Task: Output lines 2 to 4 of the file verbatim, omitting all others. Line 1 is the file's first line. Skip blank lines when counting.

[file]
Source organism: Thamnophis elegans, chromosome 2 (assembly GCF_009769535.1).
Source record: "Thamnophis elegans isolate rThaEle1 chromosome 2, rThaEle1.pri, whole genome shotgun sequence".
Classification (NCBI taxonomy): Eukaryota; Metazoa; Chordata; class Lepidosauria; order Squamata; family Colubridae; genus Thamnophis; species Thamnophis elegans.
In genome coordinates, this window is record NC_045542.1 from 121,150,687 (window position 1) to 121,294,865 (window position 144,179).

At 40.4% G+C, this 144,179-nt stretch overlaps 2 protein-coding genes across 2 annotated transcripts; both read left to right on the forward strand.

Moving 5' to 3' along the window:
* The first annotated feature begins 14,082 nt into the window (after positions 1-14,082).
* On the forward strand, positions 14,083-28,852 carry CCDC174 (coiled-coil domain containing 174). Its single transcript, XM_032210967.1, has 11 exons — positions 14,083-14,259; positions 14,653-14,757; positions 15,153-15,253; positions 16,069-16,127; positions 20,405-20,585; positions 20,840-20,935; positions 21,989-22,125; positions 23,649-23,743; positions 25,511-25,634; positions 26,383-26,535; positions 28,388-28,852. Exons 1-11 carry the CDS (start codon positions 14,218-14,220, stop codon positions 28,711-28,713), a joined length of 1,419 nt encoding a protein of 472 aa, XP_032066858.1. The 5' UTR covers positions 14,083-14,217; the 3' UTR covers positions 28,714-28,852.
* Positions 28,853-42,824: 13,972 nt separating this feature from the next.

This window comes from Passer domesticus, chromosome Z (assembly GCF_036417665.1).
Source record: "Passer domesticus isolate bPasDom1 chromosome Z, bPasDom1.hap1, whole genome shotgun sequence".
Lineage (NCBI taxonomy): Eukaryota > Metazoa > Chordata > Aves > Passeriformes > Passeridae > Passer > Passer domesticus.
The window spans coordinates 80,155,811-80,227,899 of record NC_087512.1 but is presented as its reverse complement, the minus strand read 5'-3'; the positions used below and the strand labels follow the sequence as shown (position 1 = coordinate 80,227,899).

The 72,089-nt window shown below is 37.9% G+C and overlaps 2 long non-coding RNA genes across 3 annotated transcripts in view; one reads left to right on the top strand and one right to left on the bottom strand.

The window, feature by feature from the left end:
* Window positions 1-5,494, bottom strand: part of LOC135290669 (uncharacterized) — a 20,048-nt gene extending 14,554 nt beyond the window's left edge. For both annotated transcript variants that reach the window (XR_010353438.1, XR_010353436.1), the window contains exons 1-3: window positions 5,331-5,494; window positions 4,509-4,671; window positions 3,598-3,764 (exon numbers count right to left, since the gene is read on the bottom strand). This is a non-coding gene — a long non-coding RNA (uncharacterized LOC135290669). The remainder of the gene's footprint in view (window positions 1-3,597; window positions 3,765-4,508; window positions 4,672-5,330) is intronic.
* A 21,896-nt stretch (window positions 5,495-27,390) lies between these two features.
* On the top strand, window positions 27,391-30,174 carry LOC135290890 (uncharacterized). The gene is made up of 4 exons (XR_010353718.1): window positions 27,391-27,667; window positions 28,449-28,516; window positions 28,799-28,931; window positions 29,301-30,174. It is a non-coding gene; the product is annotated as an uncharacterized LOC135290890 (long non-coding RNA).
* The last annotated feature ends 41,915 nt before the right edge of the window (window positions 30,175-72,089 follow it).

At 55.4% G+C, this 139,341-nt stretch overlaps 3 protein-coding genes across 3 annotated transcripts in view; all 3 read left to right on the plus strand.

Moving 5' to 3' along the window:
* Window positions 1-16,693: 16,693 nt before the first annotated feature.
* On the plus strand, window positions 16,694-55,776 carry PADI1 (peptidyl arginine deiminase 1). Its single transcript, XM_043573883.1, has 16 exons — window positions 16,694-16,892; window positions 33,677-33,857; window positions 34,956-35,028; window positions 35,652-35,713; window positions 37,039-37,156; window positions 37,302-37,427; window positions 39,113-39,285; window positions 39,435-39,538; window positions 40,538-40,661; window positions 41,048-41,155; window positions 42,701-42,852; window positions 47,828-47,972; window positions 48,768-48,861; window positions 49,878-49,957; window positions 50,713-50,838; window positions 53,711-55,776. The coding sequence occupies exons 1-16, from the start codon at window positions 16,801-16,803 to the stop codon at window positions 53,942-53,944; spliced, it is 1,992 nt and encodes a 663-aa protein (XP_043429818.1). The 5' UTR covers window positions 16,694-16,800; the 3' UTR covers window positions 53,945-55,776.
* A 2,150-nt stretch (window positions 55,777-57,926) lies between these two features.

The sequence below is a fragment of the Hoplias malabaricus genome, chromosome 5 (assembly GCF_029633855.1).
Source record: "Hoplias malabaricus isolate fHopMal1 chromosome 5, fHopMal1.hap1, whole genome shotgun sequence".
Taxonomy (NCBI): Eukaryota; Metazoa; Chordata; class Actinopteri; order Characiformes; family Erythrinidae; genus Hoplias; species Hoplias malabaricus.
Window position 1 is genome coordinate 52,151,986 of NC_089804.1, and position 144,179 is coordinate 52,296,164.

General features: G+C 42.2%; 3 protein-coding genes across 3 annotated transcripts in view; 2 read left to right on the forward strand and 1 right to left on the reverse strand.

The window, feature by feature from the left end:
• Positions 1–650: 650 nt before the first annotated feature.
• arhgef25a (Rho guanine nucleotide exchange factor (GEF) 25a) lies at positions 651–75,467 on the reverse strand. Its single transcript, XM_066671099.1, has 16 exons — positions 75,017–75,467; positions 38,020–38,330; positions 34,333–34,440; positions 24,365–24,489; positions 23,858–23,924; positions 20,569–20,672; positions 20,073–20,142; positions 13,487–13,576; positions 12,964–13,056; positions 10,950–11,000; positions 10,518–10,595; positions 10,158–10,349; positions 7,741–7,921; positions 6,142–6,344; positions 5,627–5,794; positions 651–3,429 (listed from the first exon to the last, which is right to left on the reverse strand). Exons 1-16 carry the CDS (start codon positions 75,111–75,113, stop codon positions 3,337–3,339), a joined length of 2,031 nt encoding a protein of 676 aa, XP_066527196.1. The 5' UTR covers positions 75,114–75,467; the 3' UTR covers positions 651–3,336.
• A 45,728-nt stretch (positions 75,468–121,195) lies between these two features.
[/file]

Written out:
Source record: "Thamnophis elegans isolate rThaEle1 chromosome 2, rThaEle1.pri, whole genome shotgun sequence".
Classification (NCBI taxonomy): Eukaryota; Metazoa; Chordata; class Lepidosauria; order Squamata; family Colubridae; genus Thamnophis; species Thamnophis elegans.
In genome coordinates, this window is record NC_045542.1 from 121,150,687 (window position 1) to 121,294,865 (window position 144,179).